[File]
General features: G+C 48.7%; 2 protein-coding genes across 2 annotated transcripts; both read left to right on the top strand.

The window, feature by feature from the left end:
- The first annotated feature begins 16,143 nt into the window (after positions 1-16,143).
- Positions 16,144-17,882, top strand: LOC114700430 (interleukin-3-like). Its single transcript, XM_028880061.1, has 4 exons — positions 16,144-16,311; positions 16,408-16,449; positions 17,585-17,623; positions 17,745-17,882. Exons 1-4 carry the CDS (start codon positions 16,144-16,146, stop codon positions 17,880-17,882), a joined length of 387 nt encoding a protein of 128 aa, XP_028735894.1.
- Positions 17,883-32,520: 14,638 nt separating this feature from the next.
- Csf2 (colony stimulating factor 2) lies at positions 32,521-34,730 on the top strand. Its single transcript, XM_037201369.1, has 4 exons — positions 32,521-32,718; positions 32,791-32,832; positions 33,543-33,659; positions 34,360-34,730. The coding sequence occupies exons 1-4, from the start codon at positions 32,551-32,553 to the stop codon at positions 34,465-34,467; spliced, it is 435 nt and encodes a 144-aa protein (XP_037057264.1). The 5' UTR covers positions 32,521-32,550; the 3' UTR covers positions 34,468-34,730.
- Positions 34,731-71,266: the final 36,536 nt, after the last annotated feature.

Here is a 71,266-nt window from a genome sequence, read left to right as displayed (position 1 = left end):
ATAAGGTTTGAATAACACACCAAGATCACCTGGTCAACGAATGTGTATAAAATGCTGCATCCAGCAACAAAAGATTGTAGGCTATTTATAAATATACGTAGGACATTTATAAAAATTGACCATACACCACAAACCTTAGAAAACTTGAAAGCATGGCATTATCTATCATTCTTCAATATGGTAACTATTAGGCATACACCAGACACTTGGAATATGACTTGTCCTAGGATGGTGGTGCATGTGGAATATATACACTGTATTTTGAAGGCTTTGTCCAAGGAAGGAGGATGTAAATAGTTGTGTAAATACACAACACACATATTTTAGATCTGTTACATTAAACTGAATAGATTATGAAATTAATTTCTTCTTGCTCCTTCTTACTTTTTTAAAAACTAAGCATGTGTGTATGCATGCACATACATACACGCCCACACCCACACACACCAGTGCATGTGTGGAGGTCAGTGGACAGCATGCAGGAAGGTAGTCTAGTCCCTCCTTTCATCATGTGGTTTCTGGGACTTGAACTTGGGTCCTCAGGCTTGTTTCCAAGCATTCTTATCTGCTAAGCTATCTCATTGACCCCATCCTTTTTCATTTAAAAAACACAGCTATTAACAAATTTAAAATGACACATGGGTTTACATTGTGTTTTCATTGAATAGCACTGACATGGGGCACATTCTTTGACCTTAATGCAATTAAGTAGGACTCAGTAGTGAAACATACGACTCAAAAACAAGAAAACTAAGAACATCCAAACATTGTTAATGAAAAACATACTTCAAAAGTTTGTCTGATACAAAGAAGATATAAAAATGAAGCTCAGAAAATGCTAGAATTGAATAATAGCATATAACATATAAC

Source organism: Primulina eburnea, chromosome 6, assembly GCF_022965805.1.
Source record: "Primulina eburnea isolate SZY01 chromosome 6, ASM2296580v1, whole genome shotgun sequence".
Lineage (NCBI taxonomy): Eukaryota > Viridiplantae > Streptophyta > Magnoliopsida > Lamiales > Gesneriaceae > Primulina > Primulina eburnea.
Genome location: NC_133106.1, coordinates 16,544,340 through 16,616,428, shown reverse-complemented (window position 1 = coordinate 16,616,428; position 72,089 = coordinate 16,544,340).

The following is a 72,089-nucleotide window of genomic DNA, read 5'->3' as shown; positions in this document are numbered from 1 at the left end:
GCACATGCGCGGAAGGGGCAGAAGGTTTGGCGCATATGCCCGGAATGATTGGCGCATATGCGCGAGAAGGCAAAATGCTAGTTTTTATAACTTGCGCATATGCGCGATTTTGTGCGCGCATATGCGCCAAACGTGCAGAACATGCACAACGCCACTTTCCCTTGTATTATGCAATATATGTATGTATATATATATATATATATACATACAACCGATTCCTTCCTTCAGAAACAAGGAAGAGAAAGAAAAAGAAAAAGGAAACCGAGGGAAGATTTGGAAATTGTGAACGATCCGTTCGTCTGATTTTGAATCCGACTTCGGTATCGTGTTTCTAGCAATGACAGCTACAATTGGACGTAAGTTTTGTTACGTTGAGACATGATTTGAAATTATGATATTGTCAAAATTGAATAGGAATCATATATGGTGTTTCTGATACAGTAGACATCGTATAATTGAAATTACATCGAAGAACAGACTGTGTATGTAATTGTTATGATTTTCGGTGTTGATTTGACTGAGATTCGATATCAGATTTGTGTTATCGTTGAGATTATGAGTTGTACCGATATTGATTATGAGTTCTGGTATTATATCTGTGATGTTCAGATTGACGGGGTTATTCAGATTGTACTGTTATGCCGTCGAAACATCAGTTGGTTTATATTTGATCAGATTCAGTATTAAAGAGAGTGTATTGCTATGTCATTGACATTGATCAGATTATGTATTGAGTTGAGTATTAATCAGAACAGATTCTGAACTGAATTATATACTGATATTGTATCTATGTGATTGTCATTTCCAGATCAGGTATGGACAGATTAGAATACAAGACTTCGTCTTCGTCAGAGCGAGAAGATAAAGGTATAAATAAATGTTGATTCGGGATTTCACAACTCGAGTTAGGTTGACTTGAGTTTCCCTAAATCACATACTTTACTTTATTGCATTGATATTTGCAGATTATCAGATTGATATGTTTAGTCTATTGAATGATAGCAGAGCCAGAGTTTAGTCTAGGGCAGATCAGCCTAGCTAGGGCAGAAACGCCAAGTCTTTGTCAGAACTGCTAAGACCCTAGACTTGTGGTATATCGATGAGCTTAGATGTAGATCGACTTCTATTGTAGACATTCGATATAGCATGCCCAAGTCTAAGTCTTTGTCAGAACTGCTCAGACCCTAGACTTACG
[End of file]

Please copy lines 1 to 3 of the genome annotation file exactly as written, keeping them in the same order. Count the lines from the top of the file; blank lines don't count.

General features: G+C 48.7%; 2 protein-coding genes across 2 annotated transcripts; both read left to right on the top strand.

The window, feature by feature from the left end:
- The first annotated feature begins 16,143 nt into the window (after positions 1-16,143).